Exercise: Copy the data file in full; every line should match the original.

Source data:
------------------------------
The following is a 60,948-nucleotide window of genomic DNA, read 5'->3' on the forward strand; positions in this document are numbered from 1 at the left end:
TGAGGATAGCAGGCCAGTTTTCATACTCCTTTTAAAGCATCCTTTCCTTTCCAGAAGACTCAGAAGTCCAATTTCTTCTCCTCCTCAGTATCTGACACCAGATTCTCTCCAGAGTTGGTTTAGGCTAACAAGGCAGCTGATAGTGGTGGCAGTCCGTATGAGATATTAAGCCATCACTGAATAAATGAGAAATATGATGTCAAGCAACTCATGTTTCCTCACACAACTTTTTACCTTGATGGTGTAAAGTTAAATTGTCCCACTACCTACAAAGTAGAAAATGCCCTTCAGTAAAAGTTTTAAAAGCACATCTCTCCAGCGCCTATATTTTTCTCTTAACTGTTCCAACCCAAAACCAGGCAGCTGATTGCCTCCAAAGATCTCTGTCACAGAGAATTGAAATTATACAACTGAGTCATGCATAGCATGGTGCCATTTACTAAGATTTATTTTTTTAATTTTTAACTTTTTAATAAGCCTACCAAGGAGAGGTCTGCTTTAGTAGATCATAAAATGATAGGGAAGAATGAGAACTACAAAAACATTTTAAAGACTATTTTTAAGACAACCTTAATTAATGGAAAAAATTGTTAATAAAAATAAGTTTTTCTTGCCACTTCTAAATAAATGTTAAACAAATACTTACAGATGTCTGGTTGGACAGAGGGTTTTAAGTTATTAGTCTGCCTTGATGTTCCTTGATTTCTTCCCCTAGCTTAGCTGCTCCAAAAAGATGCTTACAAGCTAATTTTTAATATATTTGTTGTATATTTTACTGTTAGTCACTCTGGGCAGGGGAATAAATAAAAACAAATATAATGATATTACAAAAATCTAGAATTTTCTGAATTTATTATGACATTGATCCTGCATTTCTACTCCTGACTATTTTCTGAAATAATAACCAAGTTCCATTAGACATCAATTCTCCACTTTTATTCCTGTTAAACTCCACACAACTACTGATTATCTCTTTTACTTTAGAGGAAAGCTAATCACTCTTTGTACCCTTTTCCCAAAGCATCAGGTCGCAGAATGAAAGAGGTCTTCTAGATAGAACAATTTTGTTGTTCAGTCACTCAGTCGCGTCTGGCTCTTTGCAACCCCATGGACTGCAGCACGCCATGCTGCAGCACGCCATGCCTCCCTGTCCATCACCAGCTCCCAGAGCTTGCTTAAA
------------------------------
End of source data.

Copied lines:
The following is a 60,948-nucleotide window of genomic DNA, read 5'->3' on the forward strand; positions in this document are numbered from 1 at the left end:
TGAGGATAGCAGGCCAGTTTTCATACTCCTTTTAAAGCATCCTTTCCTTTCCAGAAGACTCAGAAGTCCAATTTCTTCTCCTCCTCAGTATCTGACACCAGATTCTCTCCAGAGTTGGTTTAGGCTAACAAGGCAGCTGATAGTGGTGGCAGTCCGTATGAGATATTAAGCCATCACTGAATAAATGAGAAATATGATGTCAAGCAACTCATGTTTCCTCACACAACTTTTTACCTTGATGGTGTAAAGTTAAATTGTCCCACTACCTACAAAGTAGAAAATGCCCTTCAGTAAAAGTTTTAAAAGCACATCTCTCCAGCGCCTATATTTTTCTCTTAACTGTTCCAACCCAAAACCAGGCAGCTGATTGCCTCCAAAGATCTCTGTCACAGAGAATTGAAATTATACAACTGAGTCATGCATAGCATGGTGCCATTTACTAAGATTTATTTTTTTAATTTTTAACTTTTTAATAAGCCTACCAAGGAGAGGTCTGCTTTAGTAGATCATAAAATGATAGGGAAGAATGAGAACTACAAAAACATTTTAAAGACTATTTTTAAGACAACCTTAATTAATGGAAAAAATTGTTAATAAAAATAAGTTTTTCTTGCCACTTCTAAATAAATGTTAAACAAATACTTACAGATGTCTGGTTGGACAGAGGGTTTTAAGTTATTAGTCTGCCTTGATGTTCCTTGATTTCTTCCCCTAGCTTAGCTGCTCCAAAAAGATGCTTACAAGCTAATTTTTAATATATTTGTTGTATATTTTACTGTTAGTCACTCTGGGCAGGGGAATAAATAAAAACAAATATAATGATATTACAAAAATCTAGAATTTTCTGAATTTATTATGACATTGATCCTGCATTTCTACTCCTGACTATTTTCTGAAATAATAACCAAGTTCCATTAGACATCAATTCTCCACTTTTATTCCTGTTAAACTCCACACAACTACTGATTATCTCTTTTACTTTAGAGGAAAGCTAATCACTCTTTGTACCCTTTTCCCAAAGCATCAGGTCGCAGAATGAAAGAGGTCTTCTAGATAGAACAATTTTGTTGTTCAGTCACTCAGTCGCGTCTGGCTCTTTGCAACCCCATGGACTGCAGCACGCCATGCTGCAGCACGCCATGCCTCCCTGTCCATCACCAGCTCCCAGAGCTTGCTTAAA